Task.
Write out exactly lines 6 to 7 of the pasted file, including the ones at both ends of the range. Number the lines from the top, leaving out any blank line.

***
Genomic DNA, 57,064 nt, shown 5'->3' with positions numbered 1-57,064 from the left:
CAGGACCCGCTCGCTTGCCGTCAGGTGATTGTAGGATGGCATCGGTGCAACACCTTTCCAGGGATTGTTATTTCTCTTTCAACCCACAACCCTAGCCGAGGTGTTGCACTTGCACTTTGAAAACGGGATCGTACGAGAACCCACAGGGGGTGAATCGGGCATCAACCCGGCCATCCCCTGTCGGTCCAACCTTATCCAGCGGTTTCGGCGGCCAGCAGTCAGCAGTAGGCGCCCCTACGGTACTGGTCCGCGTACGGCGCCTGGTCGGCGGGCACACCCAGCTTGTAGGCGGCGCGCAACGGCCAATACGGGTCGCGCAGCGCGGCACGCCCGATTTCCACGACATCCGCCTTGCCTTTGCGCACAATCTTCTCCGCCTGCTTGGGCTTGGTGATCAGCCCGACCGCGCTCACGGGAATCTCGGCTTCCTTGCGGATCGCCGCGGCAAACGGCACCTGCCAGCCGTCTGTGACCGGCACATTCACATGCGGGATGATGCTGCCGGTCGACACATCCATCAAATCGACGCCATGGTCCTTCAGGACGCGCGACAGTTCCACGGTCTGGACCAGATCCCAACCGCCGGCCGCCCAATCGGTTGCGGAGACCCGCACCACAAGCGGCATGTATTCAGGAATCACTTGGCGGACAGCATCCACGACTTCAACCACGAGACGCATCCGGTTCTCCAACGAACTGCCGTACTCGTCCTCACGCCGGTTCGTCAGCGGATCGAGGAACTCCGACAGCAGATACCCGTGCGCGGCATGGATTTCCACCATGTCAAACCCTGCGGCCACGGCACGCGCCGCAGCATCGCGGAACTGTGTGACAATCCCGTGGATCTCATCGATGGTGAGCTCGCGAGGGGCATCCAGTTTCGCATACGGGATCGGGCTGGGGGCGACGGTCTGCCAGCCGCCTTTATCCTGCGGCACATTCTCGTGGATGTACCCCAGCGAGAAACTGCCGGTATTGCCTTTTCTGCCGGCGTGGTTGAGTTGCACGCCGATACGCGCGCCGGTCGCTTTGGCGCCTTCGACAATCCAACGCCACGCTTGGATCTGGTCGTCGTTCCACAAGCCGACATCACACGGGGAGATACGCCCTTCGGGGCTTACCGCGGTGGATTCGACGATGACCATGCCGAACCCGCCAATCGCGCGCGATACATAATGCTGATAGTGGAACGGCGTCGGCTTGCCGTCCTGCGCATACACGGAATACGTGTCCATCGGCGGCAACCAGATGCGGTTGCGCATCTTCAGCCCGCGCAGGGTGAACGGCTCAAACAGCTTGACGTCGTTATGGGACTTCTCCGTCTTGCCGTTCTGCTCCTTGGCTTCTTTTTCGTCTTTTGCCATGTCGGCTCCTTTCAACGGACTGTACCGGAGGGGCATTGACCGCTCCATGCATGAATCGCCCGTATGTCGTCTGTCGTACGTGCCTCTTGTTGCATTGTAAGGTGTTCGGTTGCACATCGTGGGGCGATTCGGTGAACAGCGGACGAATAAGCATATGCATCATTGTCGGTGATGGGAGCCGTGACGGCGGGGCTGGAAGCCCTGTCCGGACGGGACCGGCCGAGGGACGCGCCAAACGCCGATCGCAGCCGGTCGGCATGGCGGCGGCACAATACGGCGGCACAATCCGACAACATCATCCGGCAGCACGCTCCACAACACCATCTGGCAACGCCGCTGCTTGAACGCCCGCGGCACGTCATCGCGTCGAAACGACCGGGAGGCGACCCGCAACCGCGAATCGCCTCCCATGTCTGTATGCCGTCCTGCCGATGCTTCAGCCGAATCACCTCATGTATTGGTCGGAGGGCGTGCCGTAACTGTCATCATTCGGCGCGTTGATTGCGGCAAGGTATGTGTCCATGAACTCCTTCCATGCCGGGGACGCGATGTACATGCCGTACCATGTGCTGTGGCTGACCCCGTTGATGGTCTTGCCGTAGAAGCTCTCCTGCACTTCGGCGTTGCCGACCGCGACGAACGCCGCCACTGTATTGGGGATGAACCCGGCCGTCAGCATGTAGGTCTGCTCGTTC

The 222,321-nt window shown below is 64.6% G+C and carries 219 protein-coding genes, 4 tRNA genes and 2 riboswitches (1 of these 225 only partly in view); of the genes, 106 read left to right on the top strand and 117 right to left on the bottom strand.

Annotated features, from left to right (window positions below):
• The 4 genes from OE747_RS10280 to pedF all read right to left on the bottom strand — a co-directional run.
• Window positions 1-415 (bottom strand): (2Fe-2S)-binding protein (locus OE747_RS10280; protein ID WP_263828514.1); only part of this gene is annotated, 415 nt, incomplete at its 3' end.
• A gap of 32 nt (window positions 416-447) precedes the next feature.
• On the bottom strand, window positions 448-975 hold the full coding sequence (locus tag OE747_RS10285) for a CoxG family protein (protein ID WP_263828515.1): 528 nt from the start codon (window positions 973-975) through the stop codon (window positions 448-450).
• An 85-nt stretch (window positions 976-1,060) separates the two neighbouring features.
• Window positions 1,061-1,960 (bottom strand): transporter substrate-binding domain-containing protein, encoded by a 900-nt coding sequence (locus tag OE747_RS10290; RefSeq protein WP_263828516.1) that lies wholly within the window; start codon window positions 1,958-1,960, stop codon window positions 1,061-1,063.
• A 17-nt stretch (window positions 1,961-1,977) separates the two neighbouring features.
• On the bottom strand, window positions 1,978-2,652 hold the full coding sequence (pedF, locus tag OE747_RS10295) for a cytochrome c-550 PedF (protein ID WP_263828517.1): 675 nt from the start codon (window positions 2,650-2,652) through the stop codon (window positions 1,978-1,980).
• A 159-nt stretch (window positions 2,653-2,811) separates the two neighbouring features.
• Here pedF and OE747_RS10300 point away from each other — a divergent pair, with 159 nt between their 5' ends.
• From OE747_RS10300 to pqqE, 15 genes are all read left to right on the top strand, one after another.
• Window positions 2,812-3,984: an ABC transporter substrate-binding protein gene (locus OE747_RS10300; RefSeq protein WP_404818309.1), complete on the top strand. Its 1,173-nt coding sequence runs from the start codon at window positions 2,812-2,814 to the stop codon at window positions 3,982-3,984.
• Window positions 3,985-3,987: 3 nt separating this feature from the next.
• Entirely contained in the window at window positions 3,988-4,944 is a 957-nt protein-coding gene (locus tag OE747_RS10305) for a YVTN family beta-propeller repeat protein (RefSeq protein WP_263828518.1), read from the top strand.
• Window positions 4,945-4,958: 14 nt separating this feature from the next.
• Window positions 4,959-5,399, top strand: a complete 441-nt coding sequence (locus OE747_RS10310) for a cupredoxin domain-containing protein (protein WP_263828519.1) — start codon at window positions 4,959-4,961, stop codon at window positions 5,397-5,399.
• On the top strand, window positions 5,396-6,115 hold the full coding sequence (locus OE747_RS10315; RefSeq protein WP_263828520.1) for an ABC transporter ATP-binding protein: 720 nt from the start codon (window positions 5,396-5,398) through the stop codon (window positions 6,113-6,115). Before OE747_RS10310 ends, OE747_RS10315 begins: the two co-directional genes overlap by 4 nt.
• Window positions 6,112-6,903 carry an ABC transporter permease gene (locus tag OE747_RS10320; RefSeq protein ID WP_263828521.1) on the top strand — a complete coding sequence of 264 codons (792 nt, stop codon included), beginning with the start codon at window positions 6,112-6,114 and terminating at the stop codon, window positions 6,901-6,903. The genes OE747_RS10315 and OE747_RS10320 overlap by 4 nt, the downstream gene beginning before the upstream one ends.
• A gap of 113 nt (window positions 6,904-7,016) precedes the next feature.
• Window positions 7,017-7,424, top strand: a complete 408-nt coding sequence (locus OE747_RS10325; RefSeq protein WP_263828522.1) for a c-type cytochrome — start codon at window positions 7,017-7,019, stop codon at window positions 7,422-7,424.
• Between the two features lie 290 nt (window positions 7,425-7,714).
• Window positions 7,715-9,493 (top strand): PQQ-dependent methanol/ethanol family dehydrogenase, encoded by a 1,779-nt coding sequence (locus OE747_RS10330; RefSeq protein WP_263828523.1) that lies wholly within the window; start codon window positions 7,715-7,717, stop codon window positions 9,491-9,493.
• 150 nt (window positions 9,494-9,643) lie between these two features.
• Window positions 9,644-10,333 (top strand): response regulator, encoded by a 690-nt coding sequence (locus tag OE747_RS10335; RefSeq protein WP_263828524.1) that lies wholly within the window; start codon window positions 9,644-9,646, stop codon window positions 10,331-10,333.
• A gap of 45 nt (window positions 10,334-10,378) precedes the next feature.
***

• Window positions 1-415 (bottom strand): (2Fe-2S)-binding protein (locus OE747_RS10280; protein ID WP_263828514.1); only part of this gene is annotated, 415 nt, incomplete at its 3' end.
• A gap of 32 nt (window positions 416-447) precedes the next feature.